Strengthening incentives to work for pensioners and income support recipients

The Albanese Labor Government is focused on helping more Australians secure and retain a connection to the workforce with the introduction of the Social Security and Other Legislation Amendment (Supporting the Transition to Work) Bill 2023 into Parliament today.

The Bill aims to provide more choice and flexibility for older Australians and eligible veterans through an enhanced pension Work Bonus. It also smooths the transition to work for income support recipients by doubling the employment income nil rate period and extending access to the nil rate period for recipients who enter full-time work.

Subject to the passage of legislation, it brings to fruition measures announced as part of the Government’s Employment White Paper released last month. 

Minister for Social Services Amanda Rishworth said the Bill would help to remove barriers often faced by those looking to re-enter the workforce, particularly those looking to take up short-term, casual and gig economy work. 

It would provide support at the right time to get more people into work.

“Many older Australians are choosing to supplement their Age Pension with paid work – and good on them,” Minister Rishworth said.

“We need to make sure that the system is incentivising older Australians to work if they want to. No one should be financially disadvantaged by staying in the workforce longer, or returning to the workforce after some time away.”

From 1 January 2024 – pending the passage of legislation – all pensioners over Age Pension age and eligible Veterans will have a maximum Work Bonus balance limit of $11,800 rather than $7800.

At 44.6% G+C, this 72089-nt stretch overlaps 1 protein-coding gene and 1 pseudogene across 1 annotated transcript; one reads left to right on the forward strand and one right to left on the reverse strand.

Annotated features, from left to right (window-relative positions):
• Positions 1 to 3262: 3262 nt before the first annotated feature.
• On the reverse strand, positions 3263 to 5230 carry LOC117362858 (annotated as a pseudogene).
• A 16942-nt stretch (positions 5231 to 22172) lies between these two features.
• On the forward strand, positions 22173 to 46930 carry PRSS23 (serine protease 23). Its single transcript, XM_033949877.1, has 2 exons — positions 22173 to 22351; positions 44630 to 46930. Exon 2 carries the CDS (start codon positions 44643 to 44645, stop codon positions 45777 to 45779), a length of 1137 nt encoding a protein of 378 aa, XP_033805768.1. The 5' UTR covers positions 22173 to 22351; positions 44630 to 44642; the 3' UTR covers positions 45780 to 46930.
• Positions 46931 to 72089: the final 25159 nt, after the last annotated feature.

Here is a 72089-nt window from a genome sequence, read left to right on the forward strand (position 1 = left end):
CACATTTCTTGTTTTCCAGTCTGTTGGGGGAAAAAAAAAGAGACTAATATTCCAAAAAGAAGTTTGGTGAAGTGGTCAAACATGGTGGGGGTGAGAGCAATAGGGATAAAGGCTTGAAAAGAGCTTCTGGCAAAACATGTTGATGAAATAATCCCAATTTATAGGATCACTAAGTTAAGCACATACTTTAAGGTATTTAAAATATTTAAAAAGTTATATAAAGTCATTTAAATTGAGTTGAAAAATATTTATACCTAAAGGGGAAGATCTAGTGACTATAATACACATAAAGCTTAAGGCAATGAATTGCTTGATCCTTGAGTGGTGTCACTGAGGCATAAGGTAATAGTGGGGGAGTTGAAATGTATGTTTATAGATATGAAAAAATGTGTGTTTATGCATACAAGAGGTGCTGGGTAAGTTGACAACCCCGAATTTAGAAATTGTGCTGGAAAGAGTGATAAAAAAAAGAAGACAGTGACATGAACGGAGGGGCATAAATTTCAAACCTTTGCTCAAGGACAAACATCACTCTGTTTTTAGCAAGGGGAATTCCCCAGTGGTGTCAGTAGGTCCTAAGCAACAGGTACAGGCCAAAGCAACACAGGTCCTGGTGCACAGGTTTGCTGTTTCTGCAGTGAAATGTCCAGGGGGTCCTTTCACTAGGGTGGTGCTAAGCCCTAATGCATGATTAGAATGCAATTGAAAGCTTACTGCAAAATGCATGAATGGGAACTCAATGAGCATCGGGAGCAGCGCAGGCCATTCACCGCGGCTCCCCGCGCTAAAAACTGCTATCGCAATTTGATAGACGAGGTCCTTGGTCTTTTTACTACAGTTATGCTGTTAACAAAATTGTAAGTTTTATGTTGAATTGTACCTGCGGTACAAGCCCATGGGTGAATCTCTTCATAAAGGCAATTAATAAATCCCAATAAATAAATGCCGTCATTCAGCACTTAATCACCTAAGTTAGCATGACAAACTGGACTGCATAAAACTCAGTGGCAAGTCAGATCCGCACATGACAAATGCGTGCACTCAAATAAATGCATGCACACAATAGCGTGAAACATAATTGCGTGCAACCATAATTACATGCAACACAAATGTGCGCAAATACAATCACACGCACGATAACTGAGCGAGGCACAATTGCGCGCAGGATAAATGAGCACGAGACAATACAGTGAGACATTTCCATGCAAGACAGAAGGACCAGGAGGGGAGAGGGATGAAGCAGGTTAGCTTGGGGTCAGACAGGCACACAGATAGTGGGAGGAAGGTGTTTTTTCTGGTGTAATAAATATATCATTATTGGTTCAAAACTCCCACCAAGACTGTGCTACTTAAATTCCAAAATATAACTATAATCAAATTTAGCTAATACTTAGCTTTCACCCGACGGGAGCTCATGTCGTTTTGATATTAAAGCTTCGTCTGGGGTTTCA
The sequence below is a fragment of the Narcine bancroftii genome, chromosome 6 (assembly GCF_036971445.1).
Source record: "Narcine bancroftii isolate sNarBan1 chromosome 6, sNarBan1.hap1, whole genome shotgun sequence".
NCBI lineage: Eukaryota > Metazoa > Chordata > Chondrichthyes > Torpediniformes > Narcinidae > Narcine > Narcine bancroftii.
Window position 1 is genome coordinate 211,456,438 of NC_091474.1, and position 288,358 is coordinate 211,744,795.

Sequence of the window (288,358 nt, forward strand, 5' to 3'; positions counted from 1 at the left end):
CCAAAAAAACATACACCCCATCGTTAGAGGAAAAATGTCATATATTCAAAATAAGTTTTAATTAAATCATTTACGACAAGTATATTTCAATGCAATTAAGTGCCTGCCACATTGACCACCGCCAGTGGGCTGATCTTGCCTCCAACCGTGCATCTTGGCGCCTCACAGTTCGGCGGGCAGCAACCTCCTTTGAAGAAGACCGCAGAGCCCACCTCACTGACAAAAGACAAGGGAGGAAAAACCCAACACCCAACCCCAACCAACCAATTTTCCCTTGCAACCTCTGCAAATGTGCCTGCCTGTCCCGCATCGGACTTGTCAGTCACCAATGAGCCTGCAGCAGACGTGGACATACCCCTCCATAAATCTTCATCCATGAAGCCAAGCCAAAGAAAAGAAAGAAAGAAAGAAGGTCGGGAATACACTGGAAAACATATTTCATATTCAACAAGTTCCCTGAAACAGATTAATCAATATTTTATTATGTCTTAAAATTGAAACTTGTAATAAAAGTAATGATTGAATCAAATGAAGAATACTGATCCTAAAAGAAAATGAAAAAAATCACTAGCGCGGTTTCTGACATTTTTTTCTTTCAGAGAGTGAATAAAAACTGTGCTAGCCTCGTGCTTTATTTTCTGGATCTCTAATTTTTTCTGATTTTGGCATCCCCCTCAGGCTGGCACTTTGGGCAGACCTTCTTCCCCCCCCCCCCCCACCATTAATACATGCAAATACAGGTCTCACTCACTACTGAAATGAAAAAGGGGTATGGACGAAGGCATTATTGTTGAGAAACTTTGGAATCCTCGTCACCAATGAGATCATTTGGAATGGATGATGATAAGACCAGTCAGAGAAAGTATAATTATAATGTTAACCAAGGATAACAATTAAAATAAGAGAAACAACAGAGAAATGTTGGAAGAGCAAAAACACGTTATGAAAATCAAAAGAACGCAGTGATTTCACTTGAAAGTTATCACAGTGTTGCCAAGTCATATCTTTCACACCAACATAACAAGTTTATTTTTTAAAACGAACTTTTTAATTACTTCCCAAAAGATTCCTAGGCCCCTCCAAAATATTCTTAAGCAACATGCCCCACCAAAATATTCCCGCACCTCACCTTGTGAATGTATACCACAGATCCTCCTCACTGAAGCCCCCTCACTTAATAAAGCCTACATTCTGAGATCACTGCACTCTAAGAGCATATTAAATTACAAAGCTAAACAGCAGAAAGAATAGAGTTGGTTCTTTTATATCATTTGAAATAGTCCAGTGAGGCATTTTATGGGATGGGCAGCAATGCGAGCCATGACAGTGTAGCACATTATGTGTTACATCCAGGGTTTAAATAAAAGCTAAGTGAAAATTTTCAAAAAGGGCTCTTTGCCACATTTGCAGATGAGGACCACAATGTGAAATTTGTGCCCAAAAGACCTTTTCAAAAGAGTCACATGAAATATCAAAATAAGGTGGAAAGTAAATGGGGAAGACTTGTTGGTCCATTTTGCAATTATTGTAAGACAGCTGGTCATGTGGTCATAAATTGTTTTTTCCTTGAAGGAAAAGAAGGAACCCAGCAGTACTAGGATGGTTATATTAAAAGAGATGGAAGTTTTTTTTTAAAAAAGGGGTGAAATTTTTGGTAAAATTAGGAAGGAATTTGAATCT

All new Age Pension recipients, approximately 195,000 each year, will have a starting Work Bonus income bank balance of $4000 rather than $0, giving them added incentive to maintain a connection with the workforce when they first transition to the pension. 

Minister for Veterans’ Affairs Matt Keogh said the opportunity to work more will support the wellbeing of veterans and their families.

“The ability to undertake meaningful work has been shown to benefit the health and wellbeing of veterans following their military service,” Minister Keogh said.

“Veterans bring to the civilian workforce so many great skills they’ve gained in the ADF, this will ensure our community continues to benefit from their wealth of experience.” 

Alongside the changes to the Work Bonus are amendments to double the existing employment income nil rate period to more support to income support recipients, including people receiving JobSeeker Payment, when they first take up work.

Minister Rishworth said that the Bill, if passed, will allow income support recipients to retain their concession cards and other supplementary benefits for up to 24 weeks, instead of 12 weeks, from 1 July 2024.

“Losing access to concession cards and certain supplements within a couple of months of getting a job can be concern for income support recipients considering opportunities for work, particularly short-term, casual and gig economy work,” Minister Rishworth said.

“The doubling of the employment income nil rate period is about addressing this concern, smoothing the transition from income support to work.”

The changes to the employment income nil rate period are expected to help approximately 138,000 Australians each year, largely in receipt of JobSeeker Payment and Youth Allowance (other).

More information about the Social Security and Other Legislation Amendment (Supporting the Transition to Work) Bill 2023 can be found on the Department of Social Services website.